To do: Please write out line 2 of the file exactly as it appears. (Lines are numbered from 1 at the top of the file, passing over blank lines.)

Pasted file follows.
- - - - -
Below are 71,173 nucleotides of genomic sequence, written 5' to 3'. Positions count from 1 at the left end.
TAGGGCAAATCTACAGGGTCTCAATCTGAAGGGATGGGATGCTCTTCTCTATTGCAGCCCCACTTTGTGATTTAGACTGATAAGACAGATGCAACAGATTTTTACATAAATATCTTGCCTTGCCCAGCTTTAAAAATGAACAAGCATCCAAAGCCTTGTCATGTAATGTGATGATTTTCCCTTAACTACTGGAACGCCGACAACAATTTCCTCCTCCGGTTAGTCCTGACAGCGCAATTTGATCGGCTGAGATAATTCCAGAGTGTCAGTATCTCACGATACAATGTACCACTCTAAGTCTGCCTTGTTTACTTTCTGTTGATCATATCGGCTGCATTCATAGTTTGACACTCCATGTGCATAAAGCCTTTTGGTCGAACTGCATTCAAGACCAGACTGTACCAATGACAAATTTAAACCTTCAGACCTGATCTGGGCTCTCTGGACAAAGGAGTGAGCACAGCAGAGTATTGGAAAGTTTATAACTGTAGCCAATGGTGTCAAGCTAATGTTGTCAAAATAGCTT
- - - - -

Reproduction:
TAGGGCAAATCTACAGGGTCTCAATCTGAAGGGATGGGATGCTCTTCTCTATTGCAGCCCCACTTTGTGATTTAGACTGATAAGACAGATGCAACAGATTTTTACATAAATATCTTGCCTTGCCCAGCTTTAAAAATGAACAAGCATCCAAAGCCTTGTCATGTAATGTGATGATTTTCCCTTAACTACTGGAACGCCGACAACAATTTCCTCCTCCGGTTAGTCCTGACAGCGCAATTTGATCGGCTGAGATAATTCCAGAGTGTCAGTATCTCACGATACAATGTACCACTCTAAGTCTGCCTTGTTTACTTTCTGTTGATCATATCGGCTGCATTCATAGTTTGACACTCCATGTGCATAAAGCCTTTTGGTCGAACTGCATTCAAGACCAGACTGTACCAATGACAAATTTAAACCTTCAGACCTGATCTGGGCTCTCTGGACAAAGGAGTGAGCACAGCAGAGTATTGGAAAGTTTATAACTGTAGCCAATGGTGTCAAGCTAATGTTGTCAAAATAGCTT